Today in Motorcycle History

Tamplin Cyclecars

Tamplin Engineering Co of Kingston Road, Staines, Middlesex was established in 1919 by Edward Alfred Tamplin. He acquired a design of a cyclecar by John Valentine Carden, a man of considerable talent who later became involved in aviation.

A four-wheeled vehicle which created a great deal of interest outside the car and motor cycle shows is the Tamplin tandem-seated cycle car, which, in spite of its curious appearance, is possessed of many pleasing features.

An 8 h.p. air-cooled J.A.P. engine is located at the front end of the frame, the drive being transmitted through a universal joint, to a chain sprocket on the near and outer side of the body, and thence through a standard Sturmey Archer gear box to a single belt pulley on the live rear axle, which is mounted on large Skefko ball bearings, enabling the single belt to drive both rear wheels.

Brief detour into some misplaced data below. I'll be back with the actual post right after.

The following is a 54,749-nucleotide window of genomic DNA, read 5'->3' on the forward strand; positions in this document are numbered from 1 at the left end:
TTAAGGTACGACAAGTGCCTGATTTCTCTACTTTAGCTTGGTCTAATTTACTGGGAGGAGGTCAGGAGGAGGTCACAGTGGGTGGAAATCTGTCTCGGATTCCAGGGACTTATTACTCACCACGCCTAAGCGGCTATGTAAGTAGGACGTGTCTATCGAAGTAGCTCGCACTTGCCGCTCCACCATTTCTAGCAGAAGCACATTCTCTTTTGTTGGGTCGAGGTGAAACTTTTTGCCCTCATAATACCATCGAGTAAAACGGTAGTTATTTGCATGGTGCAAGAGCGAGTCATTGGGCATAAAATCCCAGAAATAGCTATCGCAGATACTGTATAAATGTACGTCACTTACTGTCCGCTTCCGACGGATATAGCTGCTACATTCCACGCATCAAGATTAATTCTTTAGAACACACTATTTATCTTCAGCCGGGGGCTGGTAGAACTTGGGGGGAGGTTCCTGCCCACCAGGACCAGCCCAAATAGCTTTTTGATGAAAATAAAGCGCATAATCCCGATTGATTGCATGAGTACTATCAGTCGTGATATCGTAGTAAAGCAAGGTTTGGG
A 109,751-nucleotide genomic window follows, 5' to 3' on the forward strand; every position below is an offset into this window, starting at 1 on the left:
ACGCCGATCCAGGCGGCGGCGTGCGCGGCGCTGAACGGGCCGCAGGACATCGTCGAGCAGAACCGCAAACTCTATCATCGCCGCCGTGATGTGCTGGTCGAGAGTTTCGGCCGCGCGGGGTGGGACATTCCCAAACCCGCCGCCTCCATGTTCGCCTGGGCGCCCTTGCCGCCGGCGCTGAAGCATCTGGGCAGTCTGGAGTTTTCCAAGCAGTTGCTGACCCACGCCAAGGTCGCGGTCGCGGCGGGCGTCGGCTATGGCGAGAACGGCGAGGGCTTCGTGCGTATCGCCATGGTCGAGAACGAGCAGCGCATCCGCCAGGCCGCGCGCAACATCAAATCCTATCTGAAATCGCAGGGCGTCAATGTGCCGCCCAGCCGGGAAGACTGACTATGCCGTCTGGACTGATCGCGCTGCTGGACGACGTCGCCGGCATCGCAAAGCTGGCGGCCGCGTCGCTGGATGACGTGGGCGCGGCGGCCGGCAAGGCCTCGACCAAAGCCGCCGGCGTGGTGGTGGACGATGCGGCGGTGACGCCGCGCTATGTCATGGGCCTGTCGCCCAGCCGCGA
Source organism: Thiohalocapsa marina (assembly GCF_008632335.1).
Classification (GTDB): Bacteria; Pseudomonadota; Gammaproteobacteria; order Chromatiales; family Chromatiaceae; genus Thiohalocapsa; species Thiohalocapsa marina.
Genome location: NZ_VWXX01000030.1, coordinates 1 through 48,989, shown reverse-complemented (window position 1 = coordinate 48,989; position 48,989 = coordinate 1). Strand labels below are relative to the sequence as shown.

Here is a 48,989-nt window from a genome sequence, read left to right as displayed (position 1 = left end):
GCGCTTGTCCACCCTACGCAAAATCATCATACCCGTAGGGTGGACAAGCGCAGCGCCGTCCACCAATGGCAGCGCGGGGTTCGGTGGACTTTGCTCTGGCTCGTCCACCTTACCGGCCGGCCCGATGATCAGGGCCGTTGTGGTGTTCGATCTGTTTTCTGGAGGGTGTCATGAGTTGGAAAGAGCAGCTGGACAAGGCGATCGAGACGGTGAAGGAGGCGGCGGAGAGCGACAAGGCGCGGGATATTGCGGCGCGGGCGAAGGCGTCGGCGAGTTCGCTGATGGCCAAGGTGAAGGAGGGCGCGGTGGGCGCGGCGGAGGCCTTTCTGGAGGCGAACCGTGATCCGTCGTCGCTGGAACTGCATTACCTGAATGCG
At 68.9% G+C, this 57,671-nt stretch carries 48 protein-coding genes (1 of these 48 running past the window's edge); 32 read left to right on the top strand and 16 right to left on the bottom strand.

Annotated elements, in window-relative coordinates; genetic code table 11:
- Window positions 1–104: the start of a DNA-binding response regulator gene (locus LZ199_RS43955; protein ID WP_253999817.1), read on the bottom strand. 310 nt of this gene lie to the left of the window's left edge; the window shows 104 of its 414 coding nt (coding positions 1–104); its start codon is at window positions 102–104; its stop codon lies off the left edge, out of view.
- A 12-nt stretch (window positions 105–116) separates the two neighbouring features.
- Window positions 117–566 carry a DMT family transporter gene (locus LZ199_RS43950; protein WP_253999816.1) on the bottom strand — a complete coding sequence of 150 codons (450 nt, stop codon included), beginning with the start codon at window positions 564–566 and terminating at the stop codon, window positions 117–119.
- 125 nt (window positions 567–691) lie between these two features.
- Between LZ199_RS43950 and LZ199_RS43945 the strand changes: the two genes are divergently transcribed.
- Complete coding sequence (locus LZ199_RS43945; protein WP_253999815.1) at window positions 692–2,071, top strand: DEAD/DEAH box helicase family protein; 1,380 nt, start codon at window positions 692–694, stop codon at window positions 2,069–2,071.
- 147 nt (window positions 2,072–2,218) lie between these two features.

The Tamplin on the road requires careful handling during the first few miles of initiation, as the direct steering gear necessitates a very light touch on the wheel. Later, however, we found the control to be most satisfactory, and in dense traffic the narrow track and quick response to the steering wheel enable the driver to gain much advantage over larger vehicles. The comfort provided for the driver is excellent, but the accommodation for the passenger is not over roomy. When fitted with a windscreen and hood, the Tamplin should be of great utility.

The price of this machine, less accessories, is £150, and it is manufactured by Messrs. Tamplin, Railway Garage, Staines. The Motor Cycle, 11th December 1919

In 1924 the business moved to Malden Road, Cheam, Surrey. It closed in 1925.

Sources: Graces Guide, The Motor Cycle, et al.

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